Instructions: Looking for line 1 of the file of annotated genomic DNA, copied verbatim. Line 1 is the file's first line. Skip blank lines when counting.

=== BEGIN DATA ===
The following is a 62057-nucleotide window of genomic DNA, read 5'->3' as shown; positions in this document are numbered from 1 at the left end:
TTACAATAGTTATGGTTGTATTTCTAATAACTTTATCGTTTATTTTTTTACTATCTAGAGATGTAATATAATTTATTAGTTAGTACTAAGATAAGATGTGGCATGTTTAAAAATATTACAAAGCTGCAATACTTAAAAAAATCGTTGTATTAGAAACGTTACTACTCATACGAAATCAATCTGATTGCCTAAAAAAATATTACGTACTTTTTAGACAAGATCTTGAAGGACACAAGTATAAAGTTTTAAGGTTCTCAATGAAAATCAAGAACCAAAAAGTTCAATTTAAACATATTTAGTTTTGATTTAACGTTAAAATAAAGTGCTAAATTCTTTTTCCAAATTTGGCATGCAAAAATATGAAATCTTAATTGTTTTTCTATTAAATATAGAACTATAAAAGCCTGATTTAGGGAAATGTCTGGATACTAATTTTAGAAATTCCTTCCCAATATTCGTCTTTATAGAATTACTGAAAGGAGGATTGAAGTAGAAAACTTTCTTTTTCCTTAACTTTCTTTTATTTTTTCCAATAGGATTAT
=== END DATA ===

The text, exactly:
The following is a 62057-nucleotide window of genomic DNA, read 5'->3' as shown; positions in this document are numbered from 1 at the left end: